This summer, I had the wonderful opportunity to study Georgian in Tbilisi through a summer FLAS fellowship. There were many reasons to spend a summer in Tbilisi, ranging from the constant and delicious supply of fruit and vegetables from the Kakheti region, the casual strolling along Rustaveli Prospect during the warm evenings, or the numerous and oddly affordable open air cafes dotting the old town. But for language study, I was most excited by the opportunity to be immersed in the Georgian language and try to finally be comfortable in its alphabet and impossibly difficult consonant clusters.
Yet, by the end of the summer, I began to feel that my schedule of commuting, class, and grocery shopping was beginning to have some diminishing returns, and that it was time to practice my Georgian in a different environment. One of the reasons I applied to study Georgian this summer was because of a first year paper I wrote which analyzed how tourism reflected Soviet nation-building policies in Georgia, where I began to realize the importance of mountains and mountaineering to early Soviet tourism efforts (as well as the need to work in Georgian sources). Perhaps one of the most impressive and important of these mountains, which constantly appeared in my research, was Mount Kazbegi (or Kazbek in Russian), still a popular destination for both Georgian and foreign tourists located along the Georgian Military Highway on the Russian border. Kazbegi was not a technically difficult summit, but at over 5000 meters, it was an imposing one with constantly changing weather patterns. At some point, an Irish friend of mine named Enda, who didn’t speak Georgian, convinced me that summiting Kazbegi was something we needed to do, with the added bonus that I would get plenty of language practice with the Georgian guide. We were able to make arrangements with a local alpinist named Lasha, who promised to meet us at the base camp, and then guide us to the summit after a day of acclimatization.
The next week, Enda and I made all the arrangements to rent the necessary equipment, and headed off to Stepantsminda, the nearest town to the mountain. Within a day, we were able to make it to the base camp at 3700 meters, where we spent the night and acclimatized to the higher elevation. Lasha arrived as promised the next day, along with some alpinist friends, and all talk was on the weather. Storms had begun to blow in, and Kazbegi was no longer visible, hidden beneath a shroud of imposing grey clouds. The plan was to wake up at 2 am the next morning to begin the summit (the weather is usually calmest in the morning), and Enda and I went to bed around 5 pm in order to get some rest for the next day. But the weather quickly turned worse, and our tent was soon rattled about by 45 mph gusts of wind. Lasha promised to wake us if the weather was good enough to summit, but there was no need as we laid awake freezing, listening to the icy wind blow down off the mountain. The next morning, Lasha explained that conditions were too poor to attempt the summit, and that we would try the next day. I quickly exhausted my weather vocabulary, not finding the right words for the constantly changing winds and freezing conditions. Lasha and his friend Tornike, both experienced alpinists, assured us that this was just “mtis amindi” or mountain weather, a rather convenient phrase for the beginning language speaker. Staring off at the icy mountain and snow in the distance, and blowing into his cold hands, Tornike ruefully stated what every alpinist must have thought at one time, “in the summer I am in the mountains, in the winter I ski, for me every season is winter!” Sitting there in all my clothes trying to warm myself on a bit of the fleeting sun, I couldn’t imagine that just a few weeks prior I had been complaining about the oppressive heat in Tbilisi or that it was even still August.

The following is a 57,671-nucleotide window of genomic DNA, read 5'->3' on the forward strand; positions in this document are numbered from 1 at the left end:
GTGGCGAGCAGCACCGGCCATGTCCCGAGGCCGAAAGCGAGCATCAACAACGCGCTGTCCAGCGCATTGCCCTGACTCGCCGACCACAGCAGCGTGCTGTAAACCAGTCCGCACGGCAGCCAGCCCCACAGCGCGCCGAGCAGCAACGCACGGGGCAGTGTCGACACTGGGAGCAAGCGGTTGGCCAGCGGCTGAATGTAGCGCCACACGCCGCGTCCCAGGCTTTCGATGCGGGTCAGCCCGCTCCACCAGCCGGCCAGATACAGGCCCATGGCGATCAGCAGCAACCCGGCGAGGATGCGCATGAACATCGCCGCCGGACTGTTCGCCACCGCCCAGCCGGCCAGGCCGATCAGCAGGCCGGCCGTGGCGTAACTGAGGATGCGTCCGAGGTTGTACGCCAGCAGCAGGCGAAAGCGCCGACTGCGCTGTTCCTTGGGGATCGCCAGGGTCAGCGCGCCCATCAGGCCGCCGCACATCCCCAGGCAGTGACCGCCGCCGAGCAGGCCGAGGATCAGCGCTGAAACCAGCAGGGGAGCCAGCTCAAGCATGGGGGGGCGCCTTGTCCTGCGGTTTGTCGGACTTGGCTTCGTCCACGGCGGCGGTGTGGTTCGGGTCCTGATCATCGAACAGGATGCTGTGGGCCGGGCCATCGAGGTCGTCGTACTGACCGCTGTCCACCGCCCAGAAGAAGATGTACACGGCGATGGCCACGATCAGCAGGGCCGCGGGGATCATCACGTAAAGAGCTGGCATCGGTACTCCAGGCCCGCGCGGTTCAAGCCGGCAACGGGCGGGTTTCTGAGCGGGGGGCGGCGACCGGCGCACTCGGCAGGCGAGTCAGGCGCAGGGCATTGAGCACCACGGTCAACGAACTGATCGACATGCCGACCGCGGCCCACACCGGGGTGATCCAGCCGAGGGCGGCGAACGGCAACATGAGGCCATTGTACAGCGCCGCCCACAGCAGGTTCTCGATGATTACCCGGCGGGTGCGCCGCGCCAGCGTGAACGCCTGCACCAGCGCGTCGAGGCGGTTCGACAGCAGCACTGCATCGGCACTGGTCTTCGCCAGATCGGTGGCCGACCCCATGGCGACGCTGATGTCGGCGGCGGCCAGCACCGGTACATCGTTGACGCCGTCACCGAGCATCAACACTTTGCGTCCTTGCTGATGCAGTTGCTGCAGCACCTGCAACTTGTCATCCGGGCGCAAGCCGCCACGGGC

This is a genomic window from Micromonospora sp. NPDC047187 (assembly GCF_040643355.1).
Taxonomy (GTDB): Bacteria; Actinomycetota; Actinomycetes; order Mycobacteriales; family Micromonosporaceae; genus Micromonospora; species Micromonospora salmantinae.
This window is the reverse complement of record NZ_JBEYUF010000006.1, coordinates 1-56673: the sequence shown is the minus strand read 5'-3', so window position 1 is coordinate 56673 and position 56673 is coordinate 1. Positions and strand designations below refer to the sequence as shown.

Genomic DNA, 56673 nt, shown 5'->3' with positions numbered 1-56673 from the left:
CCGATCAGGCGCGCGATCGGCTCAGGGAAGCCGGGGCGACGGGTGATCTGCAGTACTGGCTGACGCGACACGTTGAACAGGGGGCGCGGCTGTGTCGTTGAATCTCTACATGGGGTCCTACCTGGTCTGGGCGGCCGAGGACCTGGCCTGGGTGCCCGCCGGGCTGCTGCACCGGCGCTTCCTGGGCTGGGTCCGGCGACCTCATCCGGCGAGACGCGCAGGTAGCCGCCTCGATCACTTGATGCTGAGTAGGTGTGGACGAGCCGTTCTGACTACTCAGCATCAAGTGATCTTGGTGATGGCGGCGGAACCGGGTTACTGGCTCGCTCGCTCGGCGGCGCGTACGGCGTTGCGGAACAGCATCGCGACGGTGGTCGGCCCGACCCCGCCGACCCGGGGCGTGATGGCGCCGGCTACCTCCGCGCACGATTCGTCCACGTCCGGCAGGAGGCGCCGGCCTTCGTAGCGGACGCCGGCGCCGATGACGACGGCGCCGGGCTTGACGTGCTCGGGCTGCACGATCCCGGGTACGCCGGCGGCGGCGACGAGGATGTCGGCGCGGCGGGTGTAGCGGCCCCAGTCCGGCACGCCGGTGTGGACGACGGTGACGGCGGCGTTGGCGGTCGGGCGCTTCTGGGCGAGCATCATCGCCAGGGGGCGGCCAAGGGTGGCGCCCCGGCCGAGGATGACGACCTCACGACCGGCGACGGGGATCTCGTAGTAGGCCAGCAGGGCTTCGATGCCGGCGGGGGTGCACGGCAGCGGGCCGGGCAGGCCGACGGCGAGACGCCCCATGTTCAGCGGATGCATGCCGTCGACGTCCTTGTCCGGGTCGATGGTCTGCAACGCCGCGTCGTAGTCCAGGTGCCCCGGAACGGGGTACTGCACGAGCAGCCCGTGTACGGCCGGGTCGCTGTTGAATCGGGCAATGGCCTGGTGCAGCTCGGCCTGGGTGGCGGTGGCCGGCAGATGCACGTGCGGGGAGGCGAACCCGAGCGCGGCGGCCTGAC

The next morning, we were awoken by Tornike at 1 am, who happily explained that the weather had changed for the better, and we were ready to set off. After a hearty breakfast of sausage, crackers, and a rich mixture of butter and honey, we headed out, greeted by the clearest skies and only an occasional breeze. As we slowly made our way up the mountain, the wind picked up but never threatened our pace, and a cool five hours later, exhausted and cold, we made it to the top of Kazbegi. The weather was stunningly clear, allowing us to see the entire Caucasian range, including Elbrus off in the distance, while Vladikavkaz appeared like a toy town below us. As we descended to the base camp, tourists heading the opposite direction kept asking Lasha and Tornike about the weather, but they refused to give a prognosis. By the time we got down to town, Kazbegi was hidden behind menacing clouds, mtis amindi indeed.
Ben Bamberger is a Ph.D. candidate in History at the University of Illinois at Urbana-Champaign and a Summer 2013 FLAS fellow. His research interests include Georgian mountaineering, Soviet nation-building, and Soviet tourism to the Caucasus. Ben received his B.A. in history and economics at American University (Washington, D.C.). After graduation, he was a Peace Corps volunteer in Georgia. As Ben furthers his studies, he hopes to conduct research in both Moscow and Tbilisi, ultimately incorporating Russian and Georgian sources into a dissertation about Soviet nation-building projects in Georgia, and the ways the local Georgians negotiated and understood these policies.